The bar model approach has gained a huge fanbase over the last two years. It’s amazing how if you go back a few years, hardly any primary teacher or secondary teachers were using the bar model approach. As a graduate of the Institute of Education, I know I didn’t come across any training on visual Maths and as a pupil, I think I would have personally benefitted from the approach, especially in the first two years of secondary education and anytime in my primary education.

Why The Bar Model Approach?

Many children struggle to “see” the maths, not just in word problems but also in your everyday lessons. The bar model approach allows children to have a starting point and develop their understanding of the question using a pictorial representation. It not only helps pupils to decipher questions but it also allows teachers to directly understand a child’s misconceptions – via a simple picture of bars!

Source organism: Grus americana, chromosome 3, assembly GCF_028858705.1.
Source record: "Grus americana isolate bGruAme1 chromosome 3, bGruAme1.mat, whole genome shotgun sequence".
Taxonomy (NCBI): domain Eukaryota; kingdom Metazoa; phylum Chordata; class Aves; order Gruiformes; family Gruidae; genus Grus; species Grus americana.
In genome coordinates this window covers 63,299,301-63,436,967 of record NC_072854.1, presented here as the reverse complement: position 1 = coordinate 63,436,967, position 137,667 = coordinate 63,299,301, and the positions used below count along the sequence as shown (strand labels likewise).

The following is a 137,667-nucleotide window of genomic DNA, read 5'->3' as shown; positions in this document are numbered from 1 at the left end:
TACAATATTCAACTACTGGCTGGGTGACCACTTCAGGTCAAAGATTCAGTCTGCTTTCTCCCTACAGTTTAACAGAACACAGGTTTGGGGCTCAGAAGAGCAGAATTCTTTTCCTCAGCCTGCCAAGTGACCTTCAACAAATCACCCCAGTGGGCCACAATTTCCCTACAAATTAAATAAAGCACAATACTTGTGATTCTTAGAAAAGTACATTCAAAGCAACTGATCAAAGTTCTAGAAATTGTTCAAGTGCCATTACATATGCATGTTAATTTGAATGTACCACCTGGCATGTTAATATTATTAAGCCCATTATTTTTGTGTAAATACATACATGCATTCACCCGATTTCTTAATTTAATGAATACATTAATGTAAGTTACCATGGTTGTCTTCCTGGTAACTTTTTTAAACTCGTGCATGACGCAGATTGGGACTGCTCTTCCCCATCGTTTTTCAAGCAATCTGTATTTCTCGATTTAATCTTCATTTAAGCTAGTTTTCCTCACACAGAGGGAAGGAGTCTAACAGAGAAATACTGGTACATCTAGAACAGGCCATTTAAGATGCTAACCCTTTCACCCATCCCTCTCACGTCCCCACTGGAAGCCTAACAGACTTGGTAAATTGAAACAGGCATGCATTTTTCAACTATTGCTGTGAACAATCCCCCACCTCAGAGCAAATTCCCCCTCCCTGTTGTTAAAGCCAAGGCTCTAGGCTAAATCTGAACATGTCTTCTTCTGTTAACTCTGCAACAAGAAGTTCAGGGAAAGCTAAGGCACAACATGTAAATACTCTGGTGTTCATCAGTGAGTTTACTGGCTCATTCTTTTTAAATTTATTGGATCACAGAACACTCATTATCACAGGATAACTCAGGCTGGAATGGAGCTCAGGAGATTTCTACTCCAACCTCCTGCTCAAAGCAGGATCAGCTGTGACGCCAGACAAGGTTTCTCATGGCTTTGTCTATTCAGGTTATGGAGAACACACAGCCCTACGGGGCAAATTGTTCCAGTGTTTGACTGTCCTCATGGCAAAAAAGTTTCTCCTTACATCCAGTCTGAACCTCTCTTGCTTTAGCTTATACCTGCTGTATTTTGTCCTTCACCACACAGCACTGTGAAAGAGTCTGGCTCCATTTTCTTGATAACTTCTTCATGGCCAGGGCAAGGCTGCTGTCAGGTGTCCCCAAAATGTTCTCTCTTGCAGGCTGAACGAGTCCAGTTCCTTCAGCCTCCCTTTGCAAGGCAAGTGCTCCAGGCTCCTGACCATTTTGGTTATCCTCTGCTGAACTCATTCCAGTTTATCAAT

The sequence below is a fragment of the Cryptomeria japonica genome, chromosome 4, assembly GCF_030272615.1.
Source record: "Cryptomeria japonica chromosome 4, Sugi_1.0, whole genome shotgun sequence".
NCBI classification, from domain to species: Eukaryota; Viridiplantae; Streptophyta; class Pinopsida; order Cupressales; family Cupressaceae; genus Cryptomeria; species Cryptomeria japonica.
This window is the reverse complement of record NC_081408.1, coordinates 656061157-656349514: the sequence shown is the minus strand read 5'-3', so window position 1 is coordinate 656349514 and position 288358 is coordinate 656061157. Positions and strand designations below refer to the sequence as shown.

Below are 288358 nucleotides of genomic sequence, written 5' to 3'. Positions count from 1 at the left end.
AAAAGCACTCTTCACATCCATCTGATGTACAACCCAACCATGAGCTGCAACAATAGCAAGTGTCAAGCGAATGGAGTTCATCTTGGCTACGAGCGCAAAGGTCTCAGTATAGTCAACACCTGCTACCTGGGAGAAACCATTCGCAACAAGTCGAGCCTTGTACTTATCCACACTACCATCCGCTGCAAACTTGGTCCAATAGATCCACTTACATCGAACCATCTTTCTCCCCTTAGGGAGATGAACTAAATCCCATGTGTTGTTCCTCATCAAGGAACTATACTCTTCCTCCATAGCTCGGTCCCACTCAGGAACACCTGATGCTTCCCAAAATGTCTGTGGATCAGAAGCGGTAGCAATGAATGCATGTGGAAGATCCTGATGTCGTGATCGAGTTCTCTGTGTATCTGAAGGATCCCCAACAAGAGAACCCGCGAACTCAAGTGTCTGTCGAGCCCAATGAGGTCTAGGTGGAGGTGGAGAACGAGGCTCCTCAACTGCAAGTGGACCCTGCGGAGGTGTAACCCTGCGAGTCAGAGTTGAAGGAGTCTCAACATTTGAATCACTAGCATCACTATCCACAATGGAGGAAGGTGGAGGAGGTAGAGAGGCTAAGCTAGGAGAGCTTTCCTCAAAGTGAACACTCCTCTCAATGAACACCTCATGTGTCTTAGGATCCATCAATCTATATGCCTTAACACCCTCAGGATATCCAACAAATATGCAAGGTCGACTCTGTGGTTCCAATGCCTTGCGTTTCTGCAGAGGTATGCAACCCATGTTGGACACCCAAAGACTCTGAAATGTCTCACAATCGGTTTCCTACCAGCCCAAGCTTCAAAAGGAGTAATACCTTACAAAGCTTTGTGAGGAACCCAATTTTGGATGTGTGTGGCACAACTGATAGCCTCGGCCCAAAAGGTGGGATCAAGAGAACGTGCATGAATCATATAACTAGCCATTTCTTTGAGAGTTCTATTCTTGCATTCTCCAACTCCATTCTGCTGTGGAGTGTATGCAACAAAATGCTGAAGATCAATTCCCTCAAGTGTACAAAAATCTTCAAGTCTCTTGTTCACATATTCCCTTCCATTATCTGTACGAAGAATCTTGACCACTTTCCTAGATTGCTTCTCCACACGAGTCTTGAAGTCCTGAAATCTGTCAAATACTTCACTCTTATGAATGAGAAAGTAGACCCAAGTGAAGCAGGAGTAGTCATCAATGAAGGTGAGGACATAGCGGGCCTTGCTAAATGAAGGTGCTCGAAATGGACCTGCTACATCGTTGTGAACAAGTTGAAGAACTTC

As a struggling pupil throughout most of my primary and secondary life, when I finally had the “aha” moment it felt absolutely amazing. It was a new lease of life at school and the more moments I had like that, the more interested I was in Maths and this then allowed me to really flourish in the subject. I know, first hand, how important those “aha” moments are and it’s not really much different as an adult because those moments are what excites you and makes you feel like you have achieved. Those are the same feelings I now love to see and hear when I deliver my training sessions. We all deserve to have “aha” moments and the bar model approach really does make that happen more often than not.

Watch the moment our delegates discover the missing part of the jigsaw which allows them to make the next steps in a before and after situation.

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